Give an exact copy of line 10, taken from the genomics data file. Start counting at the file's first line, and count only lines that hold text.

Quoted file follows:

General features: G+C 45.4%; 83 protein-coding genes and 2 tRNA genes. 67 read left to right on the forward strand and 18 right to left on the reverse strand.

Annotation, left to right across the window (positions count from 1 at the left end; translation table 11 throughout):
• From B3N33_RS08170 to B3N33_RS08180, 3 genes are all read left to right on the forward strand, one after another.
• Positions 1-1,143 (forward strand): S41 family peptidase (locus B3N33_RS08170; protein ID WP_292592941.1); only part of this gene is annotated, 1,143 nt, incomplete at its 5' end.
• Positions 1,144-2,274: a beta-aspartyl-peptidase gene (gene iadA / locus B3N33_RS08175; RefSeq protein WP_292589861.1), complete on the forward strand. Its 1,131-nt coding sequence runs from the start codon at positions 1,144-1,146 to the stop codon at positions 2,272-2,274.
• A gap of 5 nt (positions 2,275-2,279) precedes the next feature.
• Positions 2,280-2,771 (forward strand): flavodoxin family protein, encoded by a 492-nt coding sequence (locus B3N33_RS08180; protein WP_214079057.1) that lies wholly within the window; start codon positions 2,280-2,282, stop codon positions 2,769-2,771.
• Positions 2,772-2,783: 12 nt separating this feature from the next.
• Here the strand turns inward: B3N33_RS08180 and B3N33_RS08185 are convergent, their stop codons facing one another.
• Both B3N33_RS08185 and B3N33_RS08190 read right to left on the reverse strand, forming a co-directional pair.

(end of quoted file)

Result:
• Both B3N33_RS08185 and B3N33_RS08190 read right to left on the reverse strand, forming a co-directional pair.